Pinellas County schoolchildren may have found the secret to ending the recession: monster trucks.
Students from all over Pinellas reported a brisk business Friday at the 12th annual Economics Fair at Osceola Middle School. But perhaps the hottest-selling item was in the Palm Harbor Middle School booth.
"We made 100 monster trucks and have sold every one," said vocational education teacher Tony George. "We could have sold at least 100 more."
Not only was business great, but students were having the time of their lives.
"It's fun," said Krystal Fehrenbath, 8, a pupil at Bear Creek Elementary School in St. Petersburg. Krystal and her classmates were selling potted periwinkles. "You get to go up to people and say "Step right up and buy our plants.'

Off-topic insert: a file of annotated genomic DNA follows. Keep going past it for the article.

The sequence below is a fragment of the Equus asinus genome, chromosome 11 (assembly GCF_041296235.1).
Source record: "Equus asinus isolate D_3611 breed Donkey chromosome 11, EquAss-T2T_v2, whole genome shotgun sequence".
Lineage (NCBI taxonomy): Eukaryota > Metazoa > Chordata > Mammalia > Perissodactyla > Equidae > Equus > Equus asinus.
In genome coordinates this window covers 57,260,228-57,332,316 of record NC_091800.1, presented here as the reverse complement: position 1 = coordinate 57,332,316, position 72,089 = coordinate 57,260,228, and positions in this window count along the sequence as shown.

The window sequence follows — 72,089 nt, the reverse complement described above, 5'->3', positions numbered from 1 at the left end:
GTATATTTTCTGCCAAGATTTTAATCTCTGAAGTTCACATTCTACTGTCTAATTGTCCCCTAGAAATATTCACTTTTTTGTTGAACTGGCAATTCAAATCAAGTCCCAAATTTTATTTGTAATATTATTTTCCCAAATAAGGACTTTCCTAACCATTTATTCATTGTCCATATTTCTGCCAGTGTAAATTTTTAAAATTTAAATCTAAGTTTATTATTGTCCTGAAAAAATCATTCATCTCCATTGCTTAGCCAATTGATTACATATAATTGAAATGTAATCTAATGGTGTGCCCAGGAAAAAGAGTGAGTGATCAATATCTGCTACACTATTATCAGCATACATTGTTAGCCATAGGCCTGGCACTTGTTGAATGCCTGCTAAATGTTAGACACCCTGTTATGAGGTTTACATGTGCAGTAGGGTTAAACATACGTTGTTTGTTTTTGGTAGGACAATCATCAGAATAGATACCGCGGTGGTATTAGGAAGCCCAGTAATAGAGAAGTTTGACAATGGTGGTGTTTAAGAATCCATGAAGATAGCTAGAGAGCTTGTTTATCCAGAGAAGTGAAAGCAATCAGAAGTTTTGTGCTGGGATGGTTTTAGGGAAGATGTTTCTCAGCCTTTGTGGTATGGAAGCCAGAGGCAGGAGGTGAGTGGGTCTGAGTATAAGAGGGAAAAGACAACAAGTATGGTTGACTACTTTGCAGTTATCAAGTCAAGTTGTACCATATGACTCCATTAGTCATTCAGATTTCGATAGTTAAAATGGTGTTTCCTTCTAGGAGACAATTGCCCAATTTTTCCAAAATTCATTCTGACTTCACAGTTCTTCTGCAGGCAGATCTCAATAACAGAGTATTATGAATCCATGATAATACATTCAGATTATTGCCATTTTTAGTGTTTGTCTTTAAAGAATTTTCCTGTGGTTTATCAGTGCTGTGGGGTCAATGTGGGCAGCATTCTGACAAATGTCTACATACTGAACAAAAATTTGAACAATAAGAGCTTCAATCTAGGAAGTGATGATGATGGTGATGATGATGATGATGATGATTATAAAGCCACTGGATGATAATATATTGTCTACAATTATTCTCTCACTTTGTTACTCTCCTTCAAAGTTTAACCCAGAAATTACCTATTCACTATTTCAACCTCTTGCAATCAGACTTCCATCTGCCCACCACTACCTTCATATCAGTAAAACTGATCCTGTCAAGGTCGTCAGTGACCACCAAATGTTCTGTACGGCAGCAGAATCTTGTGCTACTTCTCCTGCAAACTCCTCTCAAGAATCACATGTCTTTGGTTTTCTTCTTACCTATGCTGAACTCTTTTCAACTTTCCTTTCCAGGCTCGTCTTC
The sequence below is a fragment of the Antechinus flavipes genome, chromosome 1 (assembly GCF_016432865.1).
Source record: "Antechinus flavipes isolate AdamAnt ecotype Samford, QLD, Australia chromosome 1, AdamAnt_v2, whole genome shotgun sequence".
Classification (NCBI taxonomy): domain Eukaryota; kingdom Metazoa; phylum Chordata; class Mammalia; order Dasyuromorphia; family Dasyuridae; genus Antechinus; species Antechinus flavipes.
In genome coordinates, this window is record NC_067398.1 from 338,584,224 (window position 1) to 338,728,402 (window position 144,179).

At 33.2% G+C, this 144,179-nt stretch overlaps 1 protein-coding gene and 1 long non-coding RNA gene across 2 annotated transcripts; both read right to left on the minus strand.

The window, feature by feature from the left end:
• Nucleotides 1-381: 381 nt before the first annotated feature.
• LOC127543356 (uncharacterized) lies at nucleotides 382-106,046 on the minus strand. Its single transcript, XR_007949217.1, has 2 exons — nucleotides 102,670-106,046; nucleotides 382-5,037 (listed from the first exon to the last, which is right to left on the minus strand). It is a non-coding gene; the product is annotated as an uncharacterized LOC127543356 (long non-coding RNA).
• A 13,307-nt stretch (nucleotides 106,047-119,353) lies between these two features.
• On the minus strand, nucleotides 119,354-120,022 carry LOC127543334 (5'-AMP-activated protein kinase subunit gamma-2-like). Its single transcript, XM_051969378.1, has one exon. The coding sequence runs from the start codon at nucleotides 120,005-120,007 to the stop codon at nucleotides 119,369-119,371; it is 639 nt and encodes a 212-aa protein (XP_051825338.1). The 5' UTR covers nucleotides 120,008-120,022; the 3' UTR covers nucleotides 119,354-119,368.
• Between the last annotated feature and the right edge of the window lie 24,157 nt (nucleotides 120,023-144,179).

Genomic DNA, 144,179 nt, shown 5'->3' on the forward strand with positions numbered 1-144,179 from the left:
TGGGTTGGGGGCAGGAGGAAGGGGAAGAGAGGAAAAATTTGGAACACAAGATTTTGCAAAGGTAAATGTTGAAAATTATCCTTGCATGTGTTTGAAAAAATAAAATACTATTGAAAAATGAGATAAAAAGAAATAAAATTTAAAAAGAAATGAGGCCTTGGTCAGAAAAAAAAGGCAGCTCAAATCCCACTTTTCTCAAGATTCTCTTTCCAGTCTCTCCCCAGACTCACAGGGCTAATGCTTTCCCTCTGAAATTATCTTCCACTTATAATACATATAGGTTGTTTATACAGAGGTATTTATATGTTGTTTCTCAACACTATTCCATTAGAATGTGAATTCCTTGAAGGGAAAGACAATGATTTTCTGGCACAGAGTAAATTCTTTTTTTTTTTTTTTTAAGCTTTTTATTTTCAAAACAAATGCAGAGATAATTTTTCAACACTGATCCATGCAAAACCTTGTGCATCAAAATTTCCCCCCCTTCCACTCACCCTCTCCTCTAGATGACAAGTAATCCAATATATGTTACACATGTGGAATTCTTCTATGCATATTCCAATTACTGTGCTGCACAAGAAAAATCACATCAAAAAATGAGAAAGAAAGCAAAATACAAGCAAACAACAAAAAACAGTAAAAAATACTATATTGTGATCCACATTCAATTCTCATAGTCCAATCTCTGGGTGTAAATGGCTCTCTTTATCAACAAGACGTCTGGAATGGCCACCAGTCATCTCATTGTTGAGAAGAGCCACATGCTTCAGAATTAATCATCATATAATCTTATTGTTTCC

More than 400 teachers were involved with the 146 projects exhibited at this year's fair, said Jeanne Freeze, the school district's director of social studies. About 2,500 teachers, students and their parents attended this year's event, which promotes economic education throughout the school district.
Projects included handmade "Gone with the Wind Chimes" created by pupils at Lake St. George Elementary in Palm Harbor; homemade cookies by pupils at Curtis Fundamental School in Clearwater; and a play depicting changes in the former Soviet Union's economic system by drama students at Gibbs High School in St. Petersburg.
Activities will culminate at a reception Thursday where Sun Bank will award $100 prizes to winning exhibitors.
Freeze said it is too soon to tell how cuts in the school district's budget will affect future economic fairs.
"I hope this fair will go on forever," she said.